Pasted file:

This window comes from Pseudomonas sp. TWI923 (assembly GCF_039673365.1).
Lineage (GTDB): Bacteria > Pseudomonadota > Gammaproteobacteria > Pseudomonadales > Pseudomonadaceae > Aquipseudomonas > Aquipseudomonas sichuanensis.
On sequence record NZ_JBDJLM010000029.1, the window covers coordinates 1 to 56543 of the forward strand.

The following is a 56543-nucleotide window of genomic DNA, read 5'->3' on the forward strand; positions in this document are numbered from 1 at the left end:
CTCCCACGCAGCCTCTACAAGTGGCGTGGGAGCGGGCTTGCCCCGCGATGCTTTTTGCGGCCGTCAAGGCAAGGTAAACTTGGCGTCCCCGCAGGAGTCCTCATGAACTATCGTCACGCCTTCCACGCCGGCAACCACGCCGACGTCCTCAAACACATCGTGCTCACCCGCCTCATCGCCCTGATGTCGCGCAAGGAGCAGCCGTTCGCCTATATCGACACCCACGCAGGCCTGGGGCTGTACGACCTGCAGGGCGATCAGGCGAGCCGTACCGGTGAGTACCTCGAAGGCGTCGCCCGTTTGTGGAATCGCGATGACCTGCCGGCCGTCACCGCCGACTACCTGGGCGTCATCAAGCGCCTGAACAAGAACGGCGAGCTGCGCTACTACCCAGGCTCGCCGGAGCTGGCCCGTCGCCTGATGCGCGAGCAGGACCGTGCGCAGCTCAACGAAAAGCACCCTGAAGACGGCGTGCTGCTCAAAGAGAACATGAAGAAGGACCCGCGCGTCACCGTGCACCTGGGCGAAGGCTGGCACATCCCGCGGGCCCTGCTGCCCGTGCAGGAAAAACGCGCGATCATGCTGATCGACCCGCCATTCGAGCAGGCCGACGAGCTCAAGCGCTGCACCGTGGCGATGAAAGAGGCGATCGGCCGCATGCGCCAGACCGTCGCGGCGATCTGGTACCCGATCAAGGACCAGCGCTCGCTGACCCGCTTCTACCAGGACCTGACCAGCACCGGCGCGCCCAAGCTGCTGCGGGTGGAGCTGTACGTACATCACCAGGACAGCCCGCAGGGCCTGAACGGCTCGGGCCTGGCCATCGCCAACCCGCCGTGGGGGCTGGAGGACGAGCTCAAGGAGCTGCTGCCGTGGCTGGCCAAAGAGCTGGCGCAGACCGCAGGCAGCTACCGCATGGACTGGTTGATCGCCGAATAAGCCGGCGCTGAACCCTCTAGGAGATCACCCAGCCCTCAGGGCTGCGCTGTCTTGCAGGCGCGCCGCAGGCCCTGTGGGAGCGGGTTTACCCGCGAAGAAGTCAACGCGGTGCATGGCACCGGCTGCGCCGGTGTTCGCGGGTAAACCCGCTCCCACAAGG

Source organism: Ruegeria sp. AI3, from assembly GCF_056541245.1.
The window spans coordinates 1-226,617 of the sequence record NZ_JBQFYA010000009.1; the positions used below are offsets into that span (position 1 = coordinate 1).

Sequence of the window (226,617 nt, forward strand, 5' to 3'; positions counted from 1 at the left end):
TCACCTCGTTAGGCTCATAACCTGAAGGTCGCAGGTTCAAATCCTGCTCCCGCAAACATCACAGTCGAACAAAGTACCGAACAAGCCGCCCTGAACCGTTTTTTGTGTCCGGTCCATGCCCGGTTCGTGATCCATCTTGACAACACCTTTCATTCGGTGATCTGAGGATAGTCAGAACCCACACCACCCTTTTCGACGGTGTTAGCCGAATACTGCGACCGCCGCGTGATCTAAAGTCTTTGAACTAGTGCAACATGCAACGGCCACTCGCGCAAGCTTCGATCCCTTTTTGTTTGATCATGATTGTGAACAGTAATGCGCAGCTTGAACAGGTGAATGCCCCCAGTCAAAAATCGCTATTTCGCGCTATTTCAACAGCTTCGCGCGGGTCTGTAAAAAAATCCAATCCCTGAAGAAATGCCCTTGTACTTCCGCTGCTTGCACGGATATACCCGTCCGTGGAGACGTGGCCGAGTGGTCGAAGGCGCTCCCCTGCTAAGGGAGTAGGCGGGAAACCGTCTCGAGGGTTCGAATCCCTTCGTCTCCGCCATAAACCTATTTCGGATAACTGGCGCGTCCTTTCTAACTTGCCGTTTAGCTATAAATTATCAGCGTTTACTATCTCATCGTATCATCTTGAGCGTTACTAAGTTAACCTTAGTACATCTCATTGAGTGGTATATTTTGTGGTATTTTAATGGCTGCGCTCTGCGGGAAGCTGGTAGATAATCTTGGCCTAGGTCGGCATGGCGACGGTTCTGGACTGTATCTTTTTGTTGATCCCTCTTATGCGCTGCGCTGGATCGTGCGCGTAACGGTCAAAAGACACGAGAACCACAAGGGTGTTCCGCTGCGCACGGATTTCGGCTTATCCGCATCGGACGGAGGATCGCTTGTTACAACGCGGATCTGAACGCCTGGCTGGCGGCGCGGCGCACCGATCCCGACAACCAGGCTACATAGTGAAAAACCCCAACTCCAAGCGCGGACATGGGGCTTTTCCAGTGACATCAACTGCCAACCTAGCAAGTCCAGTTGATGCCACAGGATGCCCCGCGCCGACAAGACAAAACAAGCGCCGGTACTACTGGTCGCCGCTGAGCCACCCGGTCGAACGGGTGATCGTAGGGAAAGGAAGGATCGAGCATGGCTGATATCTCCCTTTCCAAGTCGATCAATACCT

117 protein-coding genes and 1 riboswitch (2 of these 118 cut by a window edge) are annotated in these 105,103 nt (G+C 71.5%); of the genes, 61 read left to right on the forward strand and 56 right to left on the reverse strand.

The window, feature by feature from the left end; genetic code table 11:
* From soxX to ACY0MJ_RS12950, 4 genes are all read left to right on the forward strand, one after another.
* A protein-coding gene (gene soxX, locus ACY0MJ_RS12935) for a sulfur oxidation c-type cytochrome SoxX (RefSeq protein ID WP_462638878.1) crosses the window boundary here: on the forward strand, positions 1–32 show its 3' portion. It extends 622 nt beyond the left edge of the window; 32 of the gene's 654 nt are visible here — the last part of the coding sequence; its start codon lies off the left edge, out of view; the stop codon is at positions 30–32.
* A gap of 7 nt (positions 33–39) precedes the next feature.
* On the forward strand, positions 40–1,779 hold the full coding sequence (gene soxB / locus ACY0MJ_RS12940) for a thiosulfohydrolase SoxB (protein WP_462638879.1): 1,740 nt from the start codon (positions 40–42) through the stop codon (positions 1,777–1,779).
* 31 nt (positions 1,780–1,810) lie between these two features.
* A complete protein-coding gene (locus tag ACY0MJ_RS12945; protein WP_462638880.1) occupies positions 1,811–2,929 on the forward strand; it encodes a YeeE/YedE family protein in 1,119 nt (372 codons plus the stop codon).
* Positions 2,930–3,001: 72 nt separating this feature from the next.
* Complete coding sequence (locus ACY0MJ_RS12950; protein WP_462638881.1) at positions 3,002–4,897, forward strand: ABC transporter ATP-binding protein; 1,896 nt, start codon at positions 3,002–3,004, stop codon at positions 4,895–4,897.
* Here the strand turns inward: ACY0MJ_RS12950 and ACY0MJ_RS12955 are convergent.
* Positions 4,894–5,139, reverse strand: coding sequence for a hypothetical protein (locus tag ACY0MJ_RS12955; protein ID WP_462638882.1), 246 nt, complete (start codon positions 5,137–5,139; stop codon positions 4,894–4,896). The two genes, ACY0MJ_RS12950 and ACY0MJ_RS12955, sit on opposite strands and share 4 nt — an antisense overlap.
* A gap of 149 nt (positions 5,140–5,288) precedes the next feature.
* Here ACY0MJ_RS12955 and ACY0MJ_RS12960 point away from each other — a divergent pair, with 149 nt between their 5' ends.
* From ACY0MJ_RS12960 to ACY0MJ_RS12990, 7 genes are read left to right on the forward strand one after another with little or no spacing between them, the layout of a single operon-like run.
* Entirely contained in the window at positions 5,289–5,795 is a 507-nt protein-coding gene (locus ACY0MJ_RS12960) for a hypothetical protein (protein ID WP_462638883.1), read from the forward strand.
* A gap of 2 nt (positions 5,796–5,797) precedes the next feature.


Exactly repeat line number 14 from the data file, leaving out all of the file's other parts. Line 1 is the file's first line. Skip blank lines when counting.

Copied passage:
* A gap of 7 nt (positions 33–39) precedes the next feature.